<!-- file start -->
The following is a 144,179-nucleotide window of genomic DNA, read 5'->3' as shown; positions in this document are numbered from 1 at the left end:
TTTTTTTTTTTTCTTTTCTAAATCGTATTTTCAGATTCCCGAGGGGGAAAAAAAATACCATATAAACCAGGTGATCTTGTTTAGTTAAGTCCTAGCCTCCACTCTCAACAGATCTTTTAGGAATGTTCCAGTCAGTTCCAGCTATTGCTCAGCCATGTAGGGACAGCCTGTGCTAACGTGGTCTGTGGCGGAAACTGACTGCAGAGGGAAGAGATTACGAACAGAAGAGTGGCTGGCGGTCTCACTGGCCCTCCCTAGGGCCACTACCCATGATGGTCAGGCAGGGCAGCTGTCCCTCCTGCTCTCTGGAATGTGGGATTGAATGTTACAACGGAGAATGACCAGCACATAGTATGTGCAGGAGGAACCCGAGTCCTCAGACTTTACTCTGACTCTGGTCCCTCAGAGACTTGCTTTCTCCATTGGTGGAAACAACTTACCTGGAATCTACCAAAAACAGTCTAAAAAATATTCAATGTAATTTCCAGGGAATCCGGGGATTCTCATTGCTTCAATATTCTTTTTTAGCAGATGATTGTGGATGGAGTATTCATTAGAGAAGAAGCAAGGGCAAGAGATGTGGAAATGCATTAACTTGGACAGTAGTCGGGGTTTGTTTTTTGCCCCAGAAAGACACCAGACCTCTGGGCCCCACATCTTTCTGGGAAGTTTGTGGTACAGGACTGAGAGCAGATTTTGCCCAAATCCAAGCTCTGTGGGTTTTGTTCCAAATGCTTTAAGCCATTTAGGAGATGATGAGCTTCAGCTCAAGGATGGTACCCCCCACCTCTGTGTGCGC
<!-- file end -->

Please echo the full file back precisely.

The following is a 144,179-nucleotide window of genomic DNA, read 5'->3' as shown; positions in this document are numbered from 1 at the left end:
TTTTTTTTTTTTCTTTTCTAAATCGTATTTTCAGATTCCCGAGGGGGAAAAAAAATACCATATAAACCAGGTGATCTTGTTTAGTTAAGTCCTAGCCTCCACTCTCAACAGATCTTTTAGGAATGTTCCAGTCAGTTCCAGCTATTGCTCAGCCATGTAGGGACAGCCTGTGCTAACGTGGTCTGTGGCGGAAACTGACTGCAGAGGGAAGAGATTACGAACAGAAGAGTGGCTGGCGGTCTCACTGGCCCTCCCTAGGGCCACTACCCATGATGGTCAGGCAGGGCAGCTGTCCCTCCTGCTCTCTGGAATGTGGGATTGAATGTTACAACGGAGAATGACCAGCACATAGTATGTGCAGGAGGAACCCGAGTCCTCAGACTTTACTCTGACTCTGGTCCCTCAGAGACTTGCTTTCTCCATTGGTGGAAACAACTTACCTGGAATCTACCAAAAACAGTCTAAAAAATATTCAATGTAATTTCCAGGGAATCCGGGGATTCTCATTGCTTCAATATTCTTTTTTAGCAGATGATTGTGGATGGAGTATTCATTAGAGAAGAAGCAAGGGCAAGAGATGTGGAAATGCATTAACTTGGACAGTAGTCGGGGTTTGTTTTTTGCCCCAGAAAGACACCAGACCTCTGGGCCCCACATCTTTCTGGGAAGTTTGTGGTACAGGACTGAGAGCAGATTTTGCCCAAATCCAAGCTCTGTGGGTTTTGTTCCAAATGCTTTAAGCCATTTAGGAGATGATGAGCTTCAGCTCAAGGATGGTACCCCCCACCTCTGTGTGCGC